Hybrid-Tech Shifts Into Fast Lane with NSF Grant


Across the globe, the electric and hybrid-electric car industry is accelerating. When companies like Volvo announce it will begin phasing out the internal-combustion engine by 2019 and countries like India commit to only selling electric cars by 2030, its clear that the industry is changing lanes fast.

Central Oregon Community College (COCC) is positioning itself to create nationally standardized training for an as-yet standardized electric-drive technician field and a recently awarded, three-year National Science Foundation (NSF) grant, totaling $778,417, will help the college define and implement this credentialing system.

The grant provides COCC with the resources necessary to tap into industry expertise and community college partnerships in the creation of a credentialing framework, with an eye on developing educational and industry standards for electric and hydrogen-fuel maintenance and safety training. A universal digital badge system is envisioned as the method of awarding certification.

"In the United States and Canada, there are no advanced vehicle standards for technicians," said Ken Mays, COCC's program director of automotive technology. The National Automotive Technicians Education Foundation (NATEF), which offers accreditation for automotive training programs, does include a technician test for hybrid vehicles, Mays explained, but the growing field necessitates expanded standards to work with high-voltage equipment and high-pressure gaseous fuels.

Already, COCC has set the stage with support from a prior NSF grant awarded in 2015. The college created a state-approved associates degree in the field, purchased technical equipment, formed an Oregon and Washington network of professional technical institutions, and expanded channels of recruitment to include women, Latinos and Native Americans. The new grant, part two of a NSF three-tiered grant structure, builds on that last component with funds earmarked for the hiring of an outreach specialist and the purchase of interactive equipment for high school recruitment.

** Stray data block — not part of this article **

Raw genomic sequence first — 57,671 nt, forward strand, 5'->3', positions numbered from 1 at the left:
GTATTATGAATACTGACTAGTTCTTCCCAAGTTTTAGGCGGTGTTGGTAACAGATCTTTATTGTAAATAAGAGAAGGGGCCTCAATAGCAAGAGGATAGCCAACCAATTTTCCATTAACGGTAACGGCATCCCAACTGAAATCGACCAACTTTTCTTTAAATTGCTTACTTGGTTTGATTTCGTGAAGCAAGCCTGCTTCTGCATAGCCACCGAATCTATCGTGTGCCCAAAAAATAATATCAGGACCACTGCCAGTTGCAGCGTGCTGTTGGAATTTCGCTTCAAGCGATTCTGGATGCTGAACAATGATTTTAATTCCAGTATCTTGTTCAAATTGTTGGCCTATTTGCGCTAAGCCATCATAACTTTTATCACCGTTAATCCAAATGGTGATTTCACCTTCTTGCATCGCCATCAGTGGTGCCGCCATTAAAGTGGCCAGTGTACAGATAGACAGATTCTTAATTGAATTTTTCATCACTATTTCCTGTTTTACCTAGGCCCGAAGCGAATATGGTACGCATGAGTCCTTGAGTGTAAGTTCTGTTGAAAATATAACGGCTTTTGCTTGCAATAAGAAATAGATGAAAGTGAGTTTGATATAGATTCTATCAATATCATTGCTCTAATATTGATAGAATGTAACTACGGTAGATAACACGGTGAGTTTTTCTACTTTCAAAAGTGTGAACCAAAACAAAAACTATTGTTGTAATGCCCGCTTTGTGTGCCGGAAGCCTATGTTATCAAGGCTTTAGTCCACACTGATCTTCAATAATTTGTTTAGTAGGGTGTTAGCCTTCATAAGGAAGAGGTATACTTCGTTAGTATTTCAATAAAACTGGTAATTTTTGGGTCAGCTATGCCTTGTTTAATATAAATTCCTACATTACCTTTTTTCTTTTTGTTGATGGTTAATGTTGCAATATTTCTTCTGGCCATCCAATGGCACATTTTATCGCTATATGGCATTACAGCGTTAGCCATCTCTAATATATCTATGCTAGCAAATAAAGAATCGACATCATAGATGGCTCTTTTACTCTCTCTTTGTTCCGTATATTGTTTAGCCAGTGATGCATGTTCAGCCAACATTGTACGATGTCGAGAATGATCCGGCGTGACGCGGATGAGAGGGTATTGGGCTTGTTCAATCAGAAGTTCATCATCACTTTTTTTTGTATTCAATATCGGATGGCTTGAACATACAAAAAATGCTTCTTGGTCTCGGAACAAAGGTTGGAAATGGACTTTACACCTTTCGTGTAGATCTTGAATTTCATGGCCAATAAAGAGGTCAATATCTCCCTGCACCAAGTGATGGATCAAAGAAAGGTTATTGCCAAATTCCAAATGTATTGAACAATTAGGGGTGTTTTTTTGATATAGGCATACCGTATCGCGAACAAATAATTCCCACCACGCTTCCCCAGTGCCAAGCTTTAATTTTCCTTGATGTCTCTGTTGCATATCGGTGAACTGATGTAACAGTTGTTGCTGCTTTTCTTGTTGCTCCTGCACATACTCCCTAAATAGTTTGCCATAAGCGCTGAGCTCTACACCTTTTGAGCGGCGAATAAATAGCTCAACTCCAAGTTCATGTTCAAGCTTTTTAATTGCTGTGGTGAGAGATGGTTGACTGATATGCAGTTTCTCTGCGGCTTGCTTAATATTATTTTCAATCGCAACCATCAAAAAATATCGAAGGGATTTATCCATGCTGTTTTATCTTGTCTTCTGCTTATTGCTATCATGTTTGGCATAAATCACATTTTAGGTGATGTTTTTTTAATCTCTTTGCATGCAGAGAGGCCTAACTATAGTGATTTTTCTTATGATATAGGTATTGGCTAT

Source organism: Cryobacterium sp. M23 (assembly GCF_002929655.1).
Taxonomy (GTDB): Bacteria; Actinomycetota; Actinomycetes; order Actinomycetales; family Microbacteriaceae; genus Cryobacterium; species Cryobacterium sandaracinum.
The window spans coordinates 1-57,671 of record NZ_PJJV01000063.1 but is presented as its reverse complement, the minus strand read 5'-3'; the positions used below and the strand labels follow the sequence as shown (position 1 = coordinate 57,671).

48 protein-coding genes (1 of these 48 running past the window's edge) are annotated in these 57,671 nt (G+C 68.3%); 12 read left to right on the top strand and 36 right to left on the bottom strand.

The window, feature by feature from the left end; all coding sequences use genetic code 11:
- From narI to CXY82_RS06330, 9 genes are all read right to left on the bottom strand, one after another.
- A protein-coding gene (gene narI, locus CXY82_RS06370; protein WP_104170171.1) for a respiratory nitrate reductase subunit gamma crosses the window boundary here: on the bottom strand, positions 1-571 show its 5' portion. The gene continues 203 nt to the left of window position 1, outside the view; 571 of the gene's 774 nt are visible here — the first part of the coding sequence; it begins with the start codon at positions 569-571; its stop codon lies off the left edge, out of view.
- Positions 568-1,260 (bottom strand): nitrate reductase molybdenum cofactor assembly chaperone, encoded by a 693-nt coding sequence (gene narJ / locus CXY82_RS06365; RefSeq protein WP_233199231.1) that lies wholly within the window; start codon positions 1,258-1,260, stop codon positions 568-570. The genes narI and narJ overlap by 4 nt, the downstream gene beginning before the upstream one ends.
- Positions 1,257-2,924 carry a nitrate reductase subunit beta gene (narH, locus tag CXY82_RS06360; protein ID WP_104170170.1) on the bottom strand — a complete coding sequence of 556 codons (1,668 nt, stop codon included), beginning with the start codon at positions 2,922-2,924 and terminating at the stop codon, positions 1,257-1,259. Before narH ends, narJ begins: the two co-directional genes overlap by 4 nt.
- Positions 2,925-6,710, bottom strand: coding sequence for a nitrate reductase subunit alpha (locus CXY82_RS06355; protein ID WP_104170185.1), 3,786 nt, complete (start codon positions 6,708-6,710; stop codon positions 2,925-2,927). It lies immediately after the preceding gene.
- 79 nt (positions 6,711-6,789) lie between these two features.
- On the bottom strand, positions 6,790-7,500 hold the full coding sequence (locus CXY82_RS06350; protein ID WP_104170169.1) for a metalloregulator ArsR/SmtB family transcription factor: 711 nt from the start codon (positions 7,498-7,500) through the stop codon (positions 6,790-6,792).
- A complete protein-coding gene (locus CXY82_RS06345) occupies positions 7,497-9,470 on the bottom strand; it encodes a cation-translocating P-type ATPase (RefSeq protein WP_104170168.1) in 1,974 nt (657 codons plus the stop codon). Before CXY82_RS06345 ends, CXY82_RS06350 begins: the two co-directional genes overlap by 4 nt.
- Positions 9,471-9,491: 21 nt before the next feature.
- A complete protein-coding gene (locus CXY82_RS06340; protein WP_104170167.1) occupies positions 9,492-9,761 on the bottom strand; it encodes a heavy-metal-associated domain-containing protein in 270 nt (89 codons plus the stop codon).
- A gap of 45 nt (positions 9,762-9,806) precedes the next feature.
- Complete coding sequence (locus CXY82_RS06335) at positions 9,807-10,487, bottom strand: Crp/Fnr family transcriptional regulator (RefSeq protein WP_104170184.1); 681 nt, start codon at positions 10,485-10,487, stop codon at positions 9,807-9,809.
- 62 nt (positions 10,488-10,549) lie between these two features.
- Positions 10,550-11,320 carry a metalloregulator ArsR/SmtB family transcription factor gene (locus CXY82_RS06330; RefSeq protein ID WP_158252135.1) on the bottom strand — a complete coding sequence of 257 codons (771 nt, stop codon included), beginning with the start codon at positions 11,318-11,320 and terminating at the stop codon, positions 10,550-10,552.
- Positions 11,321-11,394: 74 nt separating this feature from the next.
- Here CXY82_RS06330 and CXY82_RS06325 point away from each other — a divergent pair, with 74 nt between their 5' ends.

Partnered with Mays on the grant is John Frala, professor of Advanced Transportation Technologies and Clean Fuel Technologies at Rio Hondo College in Whittier, California, who has similarly introduced electric-drive technician coursework and an advanced automotive technology degree at his college. The states of Oregon, Washington and California represent close to one-third of the nations hybrid-electric and electric vehicle ownership Frala and Mays are well situated, in expertise and geographic location, to lead the nation in this emerging area.

"We believe that our 'systems' approach to hybrid-electric and electric vehicle training prepares technicians to approach current and future electric drive designs with confidence versus only looking at a single manufacturer," added Mays. The resulting training standards and credentialing system will undergo vetting by industry and educator team members and, upon meeting endorsement, will shift to an active-tested phase within industry businesses and other community colleges. Ultimately, the credentialing system will merit government agency approval, with the objective of instituting licensing procedures.

By Mark Russell Johnson, COCC College Relations

Information: Ken Mays at kmays@cocc.edu or 541-383-7753.

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